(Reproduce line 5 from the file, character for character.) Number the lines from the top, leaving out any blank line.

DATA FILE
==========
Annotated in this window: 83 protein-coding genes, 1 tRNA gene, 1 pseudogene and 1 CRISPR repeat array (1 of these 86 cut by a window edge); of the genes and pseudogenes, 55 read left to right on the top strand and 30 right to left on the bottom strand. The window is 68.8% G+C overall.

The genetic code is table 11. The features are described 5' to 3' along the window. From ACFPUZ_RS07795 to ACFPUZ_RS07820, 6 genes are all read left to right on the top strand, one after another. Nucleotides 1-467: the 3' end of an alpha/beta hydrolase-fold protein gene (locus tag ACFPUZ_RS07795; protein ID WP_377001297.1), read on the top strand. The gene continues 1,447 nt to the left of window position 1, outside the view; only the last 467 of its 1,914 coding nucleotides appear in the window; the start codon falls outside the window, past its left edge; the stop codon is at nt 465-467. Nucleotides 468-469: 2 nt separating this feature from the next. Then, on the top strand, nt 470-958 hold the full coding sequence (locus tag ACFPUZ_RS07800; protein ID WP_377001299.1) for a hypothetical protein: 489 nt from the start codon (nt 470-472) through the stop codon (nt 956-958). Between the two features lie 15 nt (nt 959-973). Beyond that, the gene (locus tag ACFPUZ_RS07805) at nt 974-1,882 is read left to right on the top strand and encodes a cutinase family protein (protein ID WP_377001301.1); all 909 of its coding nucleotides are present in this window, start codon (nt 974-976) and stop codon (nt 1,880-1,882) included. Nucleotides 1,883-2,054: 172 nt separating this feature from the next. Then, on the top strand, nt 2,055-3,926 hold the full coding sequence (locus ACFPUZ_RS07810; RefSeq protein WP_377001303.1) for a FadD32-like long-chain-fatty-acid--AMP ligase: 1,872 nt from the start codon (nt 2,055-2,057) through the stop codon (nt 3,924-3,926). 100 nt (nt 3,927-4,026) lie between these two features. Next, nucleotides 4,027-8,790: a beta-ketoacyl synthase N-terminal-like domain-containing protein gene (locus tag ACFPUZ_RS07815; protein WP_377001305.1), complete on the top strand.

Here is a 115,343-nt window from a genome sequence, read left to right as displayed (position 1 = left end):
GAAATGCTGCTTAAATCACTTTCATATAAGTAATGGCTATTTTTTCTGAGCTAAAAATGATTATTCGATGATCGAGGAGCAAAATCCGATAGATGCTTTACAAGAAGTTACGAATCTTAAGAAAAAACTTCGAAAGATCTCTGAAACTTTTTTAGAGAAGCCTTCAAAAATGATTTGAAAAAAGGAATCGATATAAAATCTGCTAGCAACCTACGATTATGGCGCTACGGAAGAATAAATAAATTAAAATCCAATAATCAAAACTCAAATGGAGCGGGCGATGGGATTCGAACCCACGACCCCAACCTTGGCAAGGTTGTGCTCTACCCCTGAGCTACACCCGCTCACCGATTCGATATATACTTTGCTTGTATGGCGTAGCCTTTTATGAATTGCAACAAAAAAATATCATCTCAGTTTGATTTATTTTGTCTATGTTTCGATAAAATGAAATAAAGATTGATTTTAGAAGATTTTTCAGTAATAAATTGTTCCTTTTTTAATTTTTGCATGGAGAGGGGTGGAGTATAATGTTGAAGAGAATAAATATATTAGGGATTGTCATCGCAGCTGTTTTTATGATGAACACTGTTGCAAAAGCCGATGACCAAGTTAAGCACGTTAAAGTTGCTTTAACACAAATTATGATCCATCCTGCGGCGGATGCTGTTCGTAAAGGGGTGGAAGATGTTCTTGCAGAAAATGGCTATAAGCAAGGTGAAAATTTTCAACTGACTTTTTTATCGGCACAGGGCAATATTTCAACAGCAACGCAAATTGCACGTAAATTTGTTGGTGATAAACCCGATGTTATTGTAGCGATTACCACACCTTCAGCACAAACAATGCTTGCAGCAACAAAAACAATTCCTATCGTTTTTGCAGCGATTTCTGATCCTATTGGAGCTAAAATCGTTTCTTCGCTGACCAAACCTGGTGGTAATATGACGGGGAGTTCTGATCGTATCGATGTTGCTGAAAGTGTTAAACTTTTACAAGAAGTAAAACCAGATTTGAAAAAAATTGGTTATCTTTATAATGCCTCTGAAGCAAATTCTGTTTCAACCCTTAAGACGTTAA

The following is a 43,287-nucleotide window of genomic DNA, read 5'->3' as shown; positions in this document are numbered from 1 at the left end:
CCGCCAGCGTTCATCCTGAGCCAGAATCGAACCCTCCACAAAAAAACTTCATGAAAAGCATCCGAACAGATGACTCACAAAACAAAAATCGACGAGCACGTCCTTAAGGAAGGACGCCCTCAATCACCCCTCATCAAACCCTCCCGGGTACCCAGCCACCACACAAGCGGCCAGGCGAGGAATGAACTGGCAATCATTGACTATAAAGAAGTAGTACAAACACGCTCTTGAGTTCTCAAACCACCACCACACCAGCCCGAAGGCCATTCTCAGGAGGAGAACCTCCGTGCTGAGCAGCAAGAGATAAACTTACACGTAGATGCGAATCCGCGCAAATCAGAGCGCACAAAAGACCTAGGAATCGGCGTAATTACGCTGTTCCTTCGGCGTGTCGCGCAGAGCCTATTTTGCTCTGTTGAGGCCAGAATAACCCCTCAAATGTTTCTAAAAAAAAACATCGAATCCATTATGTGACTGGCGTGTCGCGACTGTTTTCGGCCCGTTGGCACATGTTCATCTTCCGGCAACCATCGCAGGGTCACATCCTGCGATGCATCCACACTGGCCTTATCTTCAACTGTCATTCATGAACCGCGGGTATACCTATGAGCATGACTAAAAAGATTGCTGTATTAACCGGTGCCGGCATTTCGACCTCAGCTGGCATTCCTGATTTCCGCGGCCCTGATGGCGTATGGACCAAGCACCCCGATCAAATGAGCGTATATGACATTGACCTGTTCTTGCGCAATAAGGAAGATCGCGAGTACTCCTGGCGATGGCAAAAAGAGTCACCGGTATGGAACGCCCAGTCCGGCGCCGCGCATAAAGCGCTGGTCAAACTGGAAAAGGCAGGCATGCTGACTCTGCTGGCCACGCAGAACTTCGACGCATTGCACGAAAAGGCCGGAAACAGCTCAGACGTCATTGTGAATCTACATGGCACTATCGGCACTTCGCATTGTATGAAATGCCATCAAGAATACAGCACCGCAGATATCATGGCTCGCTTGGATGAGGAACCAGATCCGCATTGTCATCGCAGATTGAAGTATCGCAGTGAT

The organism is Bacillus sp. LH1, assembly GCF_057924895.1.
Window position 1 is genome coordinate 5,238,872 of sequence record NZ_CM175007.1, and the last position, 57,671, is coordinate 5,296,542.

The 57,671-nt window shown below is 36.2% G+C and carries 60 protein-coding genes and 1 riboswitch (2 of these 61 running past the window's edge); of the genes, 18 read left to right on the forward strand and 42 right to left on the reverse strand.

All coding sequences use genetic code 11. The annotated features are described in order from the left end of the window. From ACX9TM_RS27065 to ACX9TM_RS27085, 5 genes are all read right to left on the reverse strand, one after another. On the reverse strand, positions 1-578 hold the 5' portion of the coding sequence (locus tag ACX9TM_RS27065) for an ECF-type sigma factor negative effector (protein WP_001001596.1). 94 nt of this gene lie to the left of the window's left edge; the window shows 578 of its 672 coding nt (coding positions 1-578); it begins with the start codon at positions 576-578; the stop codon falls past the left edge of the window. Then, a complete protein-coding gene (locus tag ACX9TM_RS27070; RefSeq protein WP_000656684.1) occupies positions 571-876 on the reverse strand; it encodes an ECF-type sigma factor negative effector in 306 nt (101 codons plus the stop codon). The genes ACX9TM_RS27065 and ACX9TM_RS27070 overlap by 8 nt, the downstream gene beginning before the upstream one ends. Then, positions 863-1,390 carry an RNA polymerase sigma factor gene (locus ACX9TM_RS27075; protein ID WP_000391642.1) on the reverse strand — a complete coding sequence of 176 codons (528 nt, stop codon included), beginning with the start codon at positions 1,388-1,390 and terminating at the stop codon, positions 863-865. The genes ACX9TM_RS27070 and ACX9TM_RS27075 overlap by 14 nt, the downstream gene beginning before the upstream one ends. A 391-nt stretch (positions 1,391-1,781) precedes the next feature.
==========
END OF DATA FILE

The following is a 43,287-nucleotide window of genomic DNA, read 5'->3' as shown; positions in this document are numbered from 1 at the left end: